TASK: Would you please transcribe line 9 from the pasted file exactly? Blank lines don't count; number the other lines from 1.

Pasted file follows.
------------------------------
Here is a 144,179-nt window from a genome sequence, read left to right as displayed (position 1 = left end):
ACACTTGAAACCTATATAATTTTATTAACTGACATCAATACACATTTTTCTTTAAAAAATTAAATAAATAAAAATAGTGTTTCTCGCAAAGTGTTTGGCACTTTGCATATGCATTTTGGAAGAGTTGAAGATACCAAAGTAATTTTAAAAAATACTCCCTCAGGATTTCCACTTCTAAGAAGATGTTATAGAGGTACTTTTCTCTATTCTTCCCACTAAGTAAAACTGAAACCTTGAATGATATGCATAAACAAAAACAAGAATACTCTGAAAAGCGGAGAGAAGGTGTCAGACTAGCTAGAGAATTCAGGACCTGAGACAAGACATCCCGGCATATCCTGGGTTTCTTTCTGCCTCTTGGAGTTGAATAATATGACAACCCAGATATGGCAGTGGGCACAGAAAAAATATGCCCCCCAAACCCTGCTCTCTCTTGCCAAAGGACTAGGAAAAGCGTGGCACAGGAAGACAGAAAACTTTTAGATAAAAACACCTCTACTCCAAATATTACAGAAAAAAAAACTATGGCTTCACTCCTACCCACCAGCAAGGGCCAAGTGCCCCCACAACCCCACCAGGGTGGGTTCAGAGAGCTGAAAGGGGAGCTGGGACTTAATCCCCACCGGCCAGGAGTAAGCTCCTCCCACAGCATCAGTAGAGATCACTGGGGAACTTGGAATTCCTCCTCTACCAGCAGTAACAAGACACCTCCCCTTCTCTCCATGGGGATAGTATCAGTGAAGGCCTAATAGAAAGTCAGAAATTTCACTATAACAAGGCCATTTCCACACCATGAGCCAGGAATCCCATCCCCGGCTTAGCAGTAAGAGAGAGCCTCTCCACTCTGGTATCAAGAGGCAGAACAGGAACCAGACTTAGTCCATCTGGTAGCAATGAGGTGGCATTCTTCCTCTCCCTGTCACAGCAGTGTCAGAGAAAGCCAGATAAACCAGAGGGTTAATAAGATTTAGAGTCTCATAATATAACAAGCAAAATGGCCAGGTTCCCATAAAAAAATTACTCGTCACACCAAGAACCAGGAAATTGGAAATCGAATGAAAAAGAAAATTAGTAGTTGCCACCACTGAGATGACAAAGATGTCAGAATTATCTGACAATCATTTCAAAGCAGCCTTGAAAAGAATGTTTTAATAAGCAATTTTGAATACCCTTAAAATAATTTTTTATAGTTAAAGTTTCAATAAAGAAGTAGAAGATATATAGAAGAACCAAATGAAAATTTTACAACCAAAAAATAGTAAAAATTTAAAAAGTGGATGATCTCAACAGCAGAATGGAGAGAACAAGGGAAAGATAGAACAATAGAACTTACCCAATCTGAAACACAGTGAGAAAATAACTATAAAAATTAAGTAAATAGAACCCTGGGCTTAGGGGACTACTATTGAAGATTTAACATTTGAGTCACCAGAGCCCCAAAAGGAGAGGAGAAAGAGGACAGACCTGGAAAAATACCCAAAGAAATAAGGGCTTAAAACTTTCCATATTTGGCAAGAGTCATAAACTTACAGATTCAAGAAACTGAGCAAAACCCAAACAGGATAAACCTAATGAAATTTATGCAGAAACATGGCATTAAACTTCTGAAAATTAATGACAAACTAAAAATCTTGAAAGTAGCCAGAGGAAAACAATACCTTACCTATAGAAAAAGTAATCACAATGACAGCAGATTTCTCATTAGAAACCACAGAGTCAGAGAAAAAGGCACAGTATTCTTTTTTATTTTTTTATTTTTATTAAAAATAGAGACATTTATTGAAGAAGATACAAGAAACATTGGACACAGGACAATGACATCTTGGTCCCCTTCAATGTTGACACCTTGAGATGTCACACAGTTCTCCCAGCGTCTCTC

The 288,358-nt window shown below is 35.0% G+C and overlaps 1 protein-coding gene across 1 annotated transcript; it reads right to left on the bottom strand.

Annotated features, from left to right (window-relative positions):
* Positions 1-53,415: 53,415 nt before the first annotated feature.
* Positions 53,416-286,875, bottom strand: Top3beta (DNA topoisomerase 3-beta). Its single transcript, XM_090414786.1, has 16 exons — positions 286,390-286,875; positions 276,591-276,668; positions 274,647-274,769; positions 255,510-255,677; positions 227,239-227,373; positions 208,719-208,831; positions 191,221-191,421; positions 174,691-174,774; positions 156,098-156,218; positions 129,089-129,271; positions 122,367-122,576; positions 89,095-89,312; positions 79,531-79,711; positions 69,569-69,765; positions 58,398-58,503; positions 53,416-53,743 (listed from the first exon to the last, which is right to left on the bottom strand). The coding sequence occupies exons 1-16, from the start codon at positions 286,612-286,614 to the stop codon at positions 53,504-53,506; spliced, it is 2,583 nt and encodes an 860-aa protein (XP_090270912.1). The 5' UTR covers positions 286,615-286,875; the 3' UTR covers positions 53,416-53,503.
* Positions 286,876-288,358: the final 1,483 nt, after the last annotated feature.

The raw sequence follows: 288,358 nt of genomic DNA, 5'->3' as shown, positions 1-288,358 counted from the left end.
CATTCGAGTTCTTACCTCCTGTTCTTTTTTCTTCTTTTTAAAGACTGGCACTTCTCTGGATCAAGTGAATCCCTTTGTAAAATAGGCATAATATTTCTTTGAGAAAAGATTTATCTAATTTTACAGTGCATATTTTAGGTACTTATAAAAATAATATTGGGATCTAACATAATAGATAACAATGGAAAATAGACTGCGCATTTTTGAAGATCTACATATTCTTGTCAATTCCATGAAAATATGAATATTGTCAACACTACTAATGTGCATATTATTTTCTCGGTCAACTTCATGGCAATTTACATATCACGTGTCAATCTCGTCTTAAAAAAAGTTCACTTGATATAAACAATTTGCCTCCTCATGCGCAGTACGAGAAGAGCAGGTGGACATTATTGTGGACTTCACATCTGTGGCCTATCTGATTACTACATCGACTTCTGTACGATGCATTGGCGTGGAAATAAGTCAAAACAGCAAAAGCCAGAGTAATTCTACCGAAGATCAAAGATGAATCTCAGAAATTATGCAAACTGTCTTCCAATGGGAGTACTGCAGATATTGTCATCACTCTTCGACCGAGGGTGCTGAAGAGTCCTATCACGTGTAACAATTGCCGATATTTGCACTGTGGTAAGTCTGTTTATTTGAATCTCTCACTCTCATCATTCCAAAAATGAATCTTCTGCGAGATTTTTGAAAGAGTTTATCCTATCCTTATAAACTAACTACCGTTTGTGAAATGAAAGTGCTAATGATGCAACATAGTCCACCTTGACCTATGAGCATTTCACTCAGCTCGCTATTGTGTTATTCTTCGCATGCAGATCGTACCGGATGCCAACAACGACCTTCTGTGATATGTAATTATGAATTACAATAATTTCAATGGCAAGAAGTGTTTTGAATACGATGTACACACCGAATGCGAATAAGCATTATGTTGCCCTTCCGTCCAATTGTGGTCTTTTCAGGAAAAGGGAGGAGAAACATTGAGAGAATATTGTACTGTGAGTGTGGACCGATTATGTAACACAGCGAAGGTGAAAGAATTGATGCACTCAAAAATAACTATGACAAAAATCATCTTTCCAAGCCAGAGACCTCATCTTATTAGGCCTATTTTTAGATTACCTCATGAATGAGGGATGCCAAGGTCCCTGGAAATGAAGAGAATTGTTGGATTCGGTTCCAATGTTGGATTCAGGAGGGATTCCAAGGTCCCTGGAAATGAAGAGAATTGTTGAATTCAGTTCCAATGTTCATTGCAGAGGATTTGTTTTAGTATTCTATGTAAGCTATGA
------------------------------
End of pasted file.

CATTCGAGTTCTTACCTCCTGTTCTTTTTTCTTCTTTTTAAAGACTGGCACTTCTCTGGATCAAGTGAATCCCTTTGTAAAATAGGCATAATATTTCTTTGAGAAAAGATTTATCTAATTTTACAGTGCATATTTTAGGTACTTATAAAAATAATATTGGGATCTAACATAATAGATAACAATGGAAAATAGACTGCGCATTTTTGAAGATCTACATATTCTTGTCAATTCCATGAAAATATGAATATTGTCAACACTACTAATGTGCATATTATTTTCTCGGTCAACTTCATGGCAATTTACATATCACGTGTCAATCTCGTCTTAAAAAAAGTTCACTTGATATAAACAATTTGCCTCCTCATGCGCAGTACGAGAAGAGCAGGTGGACATTATTGTGGACTTCACATCTGTGGCCTATCTGATTACTACATCGACTTCTGTACGATGCATTGGCGTGGAAATAAGTCAAAACAGCAAAAGCCAGAGTAATTCTACCGAAGATCAAAGATGAATCTCAGAAATTATGCAAACTGTCTTCCAATGGGAGTACTGCAGATATTGTCATCACTCTTCGACCGAGGGTGCTGAAGAGTCCTATCACGTGTAACAATTGCCGATATTTGCACTGTGGTAAGTCTGTTTATTTGAATCTCTCACTCTCATCATTCCAAAAATGAATCTTCTGCGAGATTTTTGAAAGAGTTTATCCTATCCTTATAAACTAACTACCGTTTGTGAAATGAAAGTGCTAATGATGCAACATAGTCCACCTTGACCTATGAGCATTTCACTCAGCTCGCTATTGTGTTATTCTTCGCATGCAGATCGTACCGGATGCCAACAACGACCTTCTGTGATATGTAATTATGAATTACAATAATTTCAATGGCAAGAAGTGTTTTGAATACGATGTACACACCGAATGCGAATAAGCATTATGTTGCCCTTCCGTCCAATTGTGGTCTTTTCAGGAAAAGGGAGGAGAAACATTGAGAGAATATTGTACTGTGAGTGTGGACCGATTATGTAACACAGCGAAGGTGAAAGAATTGATGCACTCAAAAATAACTATGACAAAAATCATCTTTCCAAGCCAGAGACCTCATCTTATTAGGCCTATTTTTAGATTACCTCATGAATGAGGGATGCCAAGGTCCCTGGAAATGAAGAGAATTGTTGGATTCGGTTCCAATGTTGGATTCAGGAGGGATTCCAAGGTCCCTGGAAATGAAGAGAATTGTTGAATTCAGTTCCAATGTTCATTGCAGAGGATTTGTTTTAGTATTCTATGTAAGCTATGA